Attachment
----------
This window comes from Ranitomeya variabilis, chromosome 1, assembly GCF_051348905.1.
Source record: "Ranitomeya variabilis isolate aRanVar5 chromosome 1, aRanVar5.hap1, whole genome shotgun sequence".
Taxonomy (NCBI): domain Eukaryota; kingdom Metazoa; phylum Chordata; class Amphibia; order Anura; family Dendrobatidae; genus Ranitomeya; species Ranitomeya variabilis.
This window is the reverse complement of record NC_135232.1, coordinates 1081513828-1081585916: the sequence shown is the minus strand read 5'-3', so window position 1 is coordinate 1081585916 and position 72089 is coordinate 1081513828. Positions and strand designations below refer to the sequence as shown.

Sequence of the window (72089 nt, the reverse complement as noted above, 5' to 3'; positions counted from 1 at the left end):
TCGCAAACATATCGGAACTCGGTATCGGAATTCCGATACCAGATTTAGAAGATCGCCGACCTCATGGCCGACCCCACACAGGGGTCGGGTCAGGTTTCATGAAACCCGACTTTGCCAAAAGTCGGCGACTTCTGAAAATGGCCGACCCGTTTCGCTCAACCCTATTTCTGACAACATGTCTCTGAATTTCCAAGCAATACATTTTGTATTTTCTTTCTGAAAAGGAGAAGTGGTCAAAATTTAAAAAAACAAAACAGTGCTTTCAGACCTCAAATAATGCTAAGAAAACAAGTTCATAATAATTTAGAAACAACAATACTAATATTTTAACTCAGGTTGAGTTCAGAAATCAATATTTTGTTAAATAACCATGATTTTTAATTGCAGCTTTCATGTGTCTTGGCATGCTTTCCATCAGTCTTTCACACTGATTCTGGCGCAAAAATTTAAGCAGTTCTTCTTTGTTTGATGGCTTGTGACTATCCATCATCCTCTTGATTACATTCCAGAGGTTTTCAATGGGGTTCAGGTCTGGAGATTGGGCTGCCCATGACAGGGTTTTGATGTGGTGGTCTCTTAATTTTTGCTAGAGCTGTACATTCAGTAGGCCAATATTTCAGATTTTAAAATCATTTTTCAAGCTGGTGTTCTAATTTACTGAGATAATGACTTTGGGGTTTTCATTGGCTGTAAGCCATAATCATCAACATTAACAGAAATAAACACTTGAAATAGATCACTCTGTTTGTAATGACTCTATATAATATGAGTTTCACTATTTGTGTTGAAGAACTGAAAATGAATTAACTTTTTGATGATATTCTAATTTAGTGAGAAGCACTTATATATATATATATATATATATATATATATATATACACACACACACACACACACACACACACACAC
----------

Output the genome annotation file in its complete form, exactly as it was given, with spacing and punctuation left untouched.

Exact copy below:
This window comes from Ranitomeya variabilis, chromosome 1, assembly GCF_051348905.1.
Source record: "Ranitomeya variabilis isolate aRanVar5 chromosome 1, aRanVar5.hap1, whole genome shotgun sequence".
Taxonomy (NCBI): domain Eukaryota; kingdom Metazoa; phylum Chordata; class Amphibia; order Anura; family Dendrobatidae; genus Ranitomeya; species Ranitomeya variabilis.
This window is the reverse complement of record NC_135232.1, coordinates 1081513828-1081585916: the sequence shown is the minus strand read 5'-3', so window position 1 is coordinate 1081585916 and position 72089 is coordinate 1081513828. Positions and strand designations below refer to the sequence as shown.

Sequence of the window (72089 nt, the reverse complement as noted above, 5' to 3'; positions counted from 1 at the left end):
TCGCAAACATATCGGAACTCGGTATCGGAATTCCGATACCAGATTTAGAAGATCGCCGACCTCATGGCCGACCCCACACAGGGGTCGGGTCAGGTTTCATGAAACCCGACTTTGCCAAAAGTCGGCGACTTCTGAAAATGGCCGACCCGTTTCGCTCAACCCTATTTCTGACAACATGTCTCTGAATTTCCAAGCAATACATTTTGTATTTTCTTTCTGAAAAGGAGAAGTGGTCAAAATTTAAAAAAACAAAACAGTGCTTTCAGACCTCAAATAATGCTAAGAAAACAAGTTCATAATAATTTAGAAACAACAATACTAATATTTTAACTCAGGTTGAGTTCAGAAATCAATATTTTGTTAAATAACCATGATTTTTAATTGCAGCTTTCATGTGTCTTGGCATGCTTTCCATCAGTCTTTCACACTGATTCTGGCGCAAAAATTTAAGCAGTTCTTCTTTGTTTGATGGCTTGTGACTATCCATCATCCTCTTGATTACATTCCAGAGGTTTTCAATGGGGTTCAGGTCTGGAGATTGGGCTGCCCATGACAGGGTTTTGATGTGGTGGTCTCTTAATTTTTGCTAGAGCTGTACATTCAGTAGGCCAATATTTCAGATTTTAAAATCATTTTTCAAGCTGGTGTTCTAATTTACTGAGATAATGACTTTGGGGTTTTCATTGGCTGTAAGCCATAATCATCAACATTAACAGAAATAAACACTTGAAATAGATCACTCTGTTTGTAATGACTCTATATAATATGAGTTTCACTATTTGTGTTGAAGAACTGAAAATGAATTAACTTTTTGATGATATTCTAATTTAGTGAGAAGCACTTATATATATATATATATATATATATATATATATATACACACACACACACACACACACACACACACAC